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Happy hour for fish
Happy hour for fish
Oberon uses bacteria to turn unwanted beer sludge into premium protein feed for fish farms.

Oberon FMR
Idaho Springs, Colo.

Andrew Logan has what every manufacturer craves: an endless source of free raw materials that his suppliers can't wait to dump and a market starving for his product.

Logan, a biologist in Idaho Springs, Colo., turns waste from breweries into a fish-food ingredient. His company, Oberon FMR, spent a decade refining a proprietary mixture of microbes trained to eat food-based wastewater. When dried, the bacteria become high-protein flakes for the booming $100 billion aquaculture industry.

"The opportunity is massive," says Logan.

His suppliers agree. By law, breweries and foodmakers must find safe removal solutions for wastewater; hauling it away and composting it (or, in winter, storing it) can cost up to $3 million a year. Now Oberon takes it off companies' hands for free.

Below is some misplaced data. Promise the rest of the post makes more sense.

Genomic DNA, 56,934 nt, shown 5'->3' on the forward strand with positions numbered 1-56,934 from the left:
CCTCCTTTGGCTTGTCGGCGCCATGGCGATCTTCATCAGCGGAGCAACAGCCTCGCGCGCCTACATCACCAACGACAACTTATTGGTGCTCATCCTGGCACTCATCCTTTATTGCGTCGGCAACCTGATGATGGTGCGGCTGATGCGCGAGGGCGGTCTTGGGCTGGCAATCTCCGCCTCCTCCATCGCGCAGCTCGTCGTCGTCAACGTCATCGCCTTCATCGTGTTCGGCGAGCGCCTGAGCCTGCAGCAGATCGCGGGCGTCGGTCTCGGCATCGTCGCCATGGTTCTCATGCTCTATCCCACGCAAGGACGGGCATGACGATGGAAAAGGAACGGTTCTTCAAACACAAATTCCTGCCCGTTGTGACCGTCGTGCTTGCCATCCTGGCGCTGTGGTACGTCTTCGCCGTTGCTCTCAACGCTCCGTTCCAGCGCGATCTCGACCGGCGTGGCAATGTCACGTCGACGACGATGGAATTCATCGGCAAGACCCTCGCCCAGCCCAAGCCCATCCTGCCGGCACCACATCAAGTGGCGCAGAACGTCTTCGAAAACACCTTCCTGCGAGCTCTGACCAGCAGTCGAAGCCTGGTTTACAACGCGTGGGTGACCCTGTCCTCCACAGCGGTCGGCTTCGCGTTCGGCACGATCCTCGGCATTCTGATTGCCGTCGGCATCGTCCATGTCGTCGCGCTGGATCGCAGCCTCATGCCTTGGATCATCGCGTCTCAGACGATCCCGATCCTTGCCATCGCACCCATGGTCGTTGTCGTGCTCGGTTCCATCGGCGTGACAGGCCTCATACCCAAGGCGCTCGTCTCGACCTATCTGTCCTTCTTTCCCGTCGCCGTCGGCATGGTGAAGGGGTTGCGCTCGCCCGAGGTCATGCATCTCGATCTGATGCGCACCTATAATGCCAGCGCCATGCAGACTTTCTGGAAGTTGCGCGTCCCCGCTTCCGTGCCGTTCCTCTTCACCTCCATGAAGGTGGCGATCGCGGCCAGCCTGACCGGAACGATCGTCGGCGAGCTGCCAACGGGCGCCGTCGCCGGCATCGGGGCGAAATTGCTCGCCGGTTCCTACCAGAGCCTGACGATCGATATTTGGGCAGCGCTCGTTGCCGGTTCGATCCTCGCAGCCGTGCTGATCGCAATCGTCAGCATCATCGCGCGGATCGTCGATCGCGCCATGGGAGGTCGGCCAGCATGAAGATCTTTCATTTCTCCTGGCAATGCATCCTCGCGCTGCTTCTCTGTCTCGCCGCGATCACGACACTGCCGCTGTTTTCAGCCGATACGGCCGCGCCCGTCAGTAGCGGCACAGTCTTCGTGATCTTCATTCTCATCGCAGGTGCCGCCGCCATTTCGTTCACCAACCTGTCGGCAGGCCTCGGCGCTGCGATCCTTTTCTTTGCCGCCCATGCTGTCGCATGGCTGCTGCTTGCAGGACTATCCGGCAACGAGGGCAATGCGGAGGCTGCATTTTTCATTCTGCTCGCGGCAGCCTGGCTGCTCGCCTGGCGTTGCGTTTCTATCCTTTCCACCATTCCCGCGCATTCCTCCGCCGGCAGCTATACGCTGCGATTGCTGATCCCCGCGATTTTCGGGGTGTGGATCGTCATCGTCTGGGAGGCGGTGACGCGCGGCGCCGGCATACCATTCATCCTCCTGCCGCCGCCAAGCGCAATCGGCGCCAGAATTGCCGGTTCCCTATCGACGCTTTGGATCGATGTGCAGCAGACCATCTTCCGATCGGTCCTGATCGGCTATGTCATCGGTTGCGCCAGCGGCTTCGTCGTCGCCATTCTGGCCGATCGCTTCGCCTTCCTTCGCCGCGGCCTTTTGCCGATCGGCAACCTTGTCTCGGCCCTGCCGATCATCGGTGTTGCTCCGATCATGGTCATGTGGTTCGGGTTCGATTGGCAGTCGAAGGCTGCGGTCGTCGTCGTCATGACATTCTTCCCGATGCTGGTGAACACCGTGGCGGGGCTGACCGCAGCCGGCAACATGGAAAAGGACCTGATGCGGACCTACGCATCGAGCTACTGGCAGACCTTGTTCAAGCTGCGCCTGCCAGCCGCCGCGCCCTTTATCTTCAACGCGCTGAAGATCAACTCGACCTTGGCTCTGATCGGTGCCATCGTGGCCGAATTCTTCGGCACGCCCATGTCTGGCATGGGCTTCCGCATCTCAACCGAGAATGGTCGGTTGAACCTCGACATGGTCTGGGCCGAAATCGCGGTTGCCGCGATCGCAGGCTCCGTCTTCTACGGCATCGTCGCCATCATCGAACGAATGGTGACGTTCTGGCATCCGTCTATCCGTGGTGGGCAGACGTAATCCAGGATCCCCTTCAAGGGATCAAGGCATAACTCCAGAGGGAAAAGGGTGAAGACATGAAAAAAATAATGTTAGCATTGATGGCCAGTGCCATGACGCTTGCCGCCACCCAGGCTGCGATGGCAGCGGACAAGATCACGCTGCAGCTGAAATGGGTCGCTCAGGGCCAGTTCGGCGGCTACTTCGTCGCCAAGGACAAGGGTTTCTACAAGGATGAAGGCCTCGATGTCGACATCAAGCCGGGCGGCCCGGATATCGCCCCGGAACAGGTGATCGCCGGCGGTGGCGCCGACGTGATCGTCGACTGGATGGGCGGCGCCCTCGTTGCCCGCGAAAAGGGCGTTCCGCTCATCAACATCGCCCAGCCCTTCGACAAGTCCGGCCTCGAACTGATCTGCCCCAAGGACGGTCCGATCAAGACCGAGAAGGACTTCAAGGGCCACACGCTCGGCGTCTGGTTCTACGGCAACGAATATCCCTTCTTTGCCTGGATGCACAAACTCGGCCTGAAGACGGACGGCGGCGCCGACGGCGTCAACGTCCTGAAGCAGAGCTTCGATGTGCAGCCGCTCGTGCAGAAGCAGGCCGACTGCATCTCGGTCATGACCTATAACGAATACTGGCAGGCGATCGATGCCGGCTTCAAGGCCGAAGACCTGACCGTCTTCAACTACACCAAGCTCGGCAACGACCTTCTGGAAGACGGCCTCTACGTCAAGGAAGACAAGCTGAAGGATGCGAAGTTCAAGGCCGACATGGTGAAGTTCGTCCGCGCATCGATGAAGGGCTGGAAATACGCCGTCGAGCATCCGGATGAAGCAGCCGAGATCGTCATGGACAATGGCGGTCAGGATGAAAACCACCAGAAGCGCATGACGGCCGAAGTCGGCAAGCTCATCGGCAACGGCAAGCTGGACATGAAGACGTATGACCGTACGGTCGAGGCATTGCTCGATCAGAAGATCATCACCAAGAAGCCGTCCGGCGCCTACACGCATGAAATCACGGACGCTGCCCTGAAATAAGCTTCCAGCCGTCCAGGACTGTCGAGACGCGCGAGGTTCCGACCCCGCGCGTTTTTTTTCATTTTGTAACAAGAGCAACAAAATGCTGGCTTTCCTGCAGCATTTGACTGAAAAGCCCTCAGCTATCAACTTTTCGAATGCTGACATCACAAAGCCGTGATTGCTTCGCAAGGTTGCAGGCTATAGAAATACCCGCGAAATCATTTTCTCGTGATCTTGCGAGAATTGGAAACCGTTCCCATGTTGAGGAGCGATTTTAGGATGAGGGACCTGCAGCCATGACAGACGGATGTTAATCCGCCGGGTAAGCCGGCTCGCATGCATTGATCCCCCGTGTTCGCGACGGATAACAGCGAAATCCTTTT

With 65 million tons of seafood farmed for human consumption annually, fish farms are growing by an average of 9% a year and need a new kind of premium feed.

Oberon isn't alone in the quest to find a new protein source for the world's fish. Companies in China and Norway are looking at corn, wheat, even feathers from chicken processing. But Oberon, which plans to launch its flakes in 2010, will be the first to have a free and plentiful food source. -Jennifer Alsever

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